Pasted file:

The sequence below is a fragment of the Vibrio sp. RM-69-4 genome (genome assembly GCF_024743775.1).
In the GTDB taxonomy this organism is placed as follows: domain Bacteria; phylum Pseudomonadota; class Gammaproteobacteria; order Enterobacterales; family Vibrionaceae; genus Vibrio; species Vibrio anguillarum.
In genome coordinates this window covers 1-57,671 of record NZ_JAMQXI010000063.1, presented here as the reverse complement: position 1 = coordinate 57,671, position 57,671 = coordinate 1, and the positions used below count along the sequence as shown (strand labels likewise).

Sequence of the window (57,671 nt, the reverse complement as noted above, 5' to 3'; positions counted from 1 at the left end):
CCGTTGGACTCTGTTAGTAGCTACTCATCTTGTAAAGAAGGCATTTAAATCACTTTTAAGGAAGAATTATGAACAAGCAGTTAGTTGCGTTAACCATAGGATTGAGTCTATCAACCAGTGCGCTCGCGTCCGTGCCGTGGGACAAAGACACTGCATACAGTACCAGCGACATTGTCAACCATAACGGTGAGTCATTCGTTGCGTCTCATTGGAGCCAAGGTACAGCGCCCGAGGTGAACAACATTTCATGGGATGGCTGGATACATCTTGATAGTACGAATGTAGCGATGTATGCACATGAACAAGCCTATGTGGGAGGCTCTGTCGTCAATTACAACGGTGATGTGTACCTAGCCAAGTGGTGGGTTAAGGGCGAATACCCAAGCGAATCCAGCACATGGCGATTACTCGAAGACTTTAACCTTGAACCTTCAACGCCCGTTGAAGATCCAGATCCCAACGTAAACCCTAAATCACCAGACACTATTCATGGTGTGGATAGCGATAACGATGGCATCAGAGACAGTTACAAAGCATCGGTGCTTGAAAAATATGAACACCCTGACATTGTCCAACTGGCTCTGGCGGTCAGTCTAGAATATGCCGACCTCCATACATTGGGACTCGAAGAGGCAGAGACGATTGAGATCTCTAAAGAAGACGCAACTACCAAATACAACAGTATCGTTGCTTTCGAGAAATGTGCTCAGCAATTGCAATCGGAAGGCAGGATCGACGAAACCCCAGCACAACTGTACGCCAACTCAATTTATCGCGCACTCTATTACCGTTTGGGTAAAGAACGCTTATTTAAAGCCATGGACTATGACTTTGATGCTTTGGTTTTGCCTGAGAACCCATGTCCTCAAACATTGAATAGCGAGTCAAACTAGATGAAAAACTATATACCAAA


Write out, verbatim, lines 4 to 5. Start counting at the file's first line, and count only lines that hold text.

Sequence of the window (57,671 nt, the reverse complement as noted above, 5' to 3'; positions counted from 1 at the left end):
CCGTTGGACTCTGTTAGTAGCTACTCATCTTGTAAAGAAGGCATTTAAATCACTTTTAAGGAAGAATTATGAACAAGCAGTTAGTTGCGTTAACCATAGGATTGAGTCTATCAACCAGTGCGCTCGCGTCCGTGCCGTGGGACAAAGACACTGCATACAGTACCAGCGACATTGTCAACCATAACGGTGAGTCATTCGTTGCGTCTCATTGGAGCCAAGGTACAGCGCCCGAGGTGAACAACATTTCATGGGATGGCTGGATACATCTTGATAGTACGAATGTAGCGATGTATGCACATGAACAAGCCTATGTGGGAGGCTCTGTCGTCAATTACAACGGTGATGTGTACCTAGCCAAGTGGTGGGTTAAGGGCGAATACCCAAGCGAATCCAGCACATGGCGATTACTCGAAGACTTTAACCTTGAACCTTCAACGCCCGTTGAAGATCCAGATCCCAACGTAAACCCTAAATCACCAGACACTATTCATGGTGTGGATAGCGATAACGATGGCATCAGAGACAGTTACAAAGCATCGGTGCTTGAAAAATATGAACACCCTGACATTGTCCAACTGGCTCTGGCGGTCAGTCTAGAATATGCCGACCTCCATACATTGGGACTCGAAGAGGCAGAGACGATTGAGATCTCTAAAGAAGACGCAACTACCAAATACAACAGTATCGTTGCTTTCGAGAAATGTGCTCAGCAATTGCAATCGGAAGGCAGGATCGACGAAACCCCAGCACAACTGTACGCCAACTCAATTTATCGCGCACTCTATTACCGTTTGGGTAAAGAACGCTTATTTAAAGCCATGGACTATGACTTTGATGCTTTGGTTTTGCCTGAGAACCCATGTCCTCAAACATTGAATAGCGAGTCAAACTAGATGAAAAACTATATACCAAA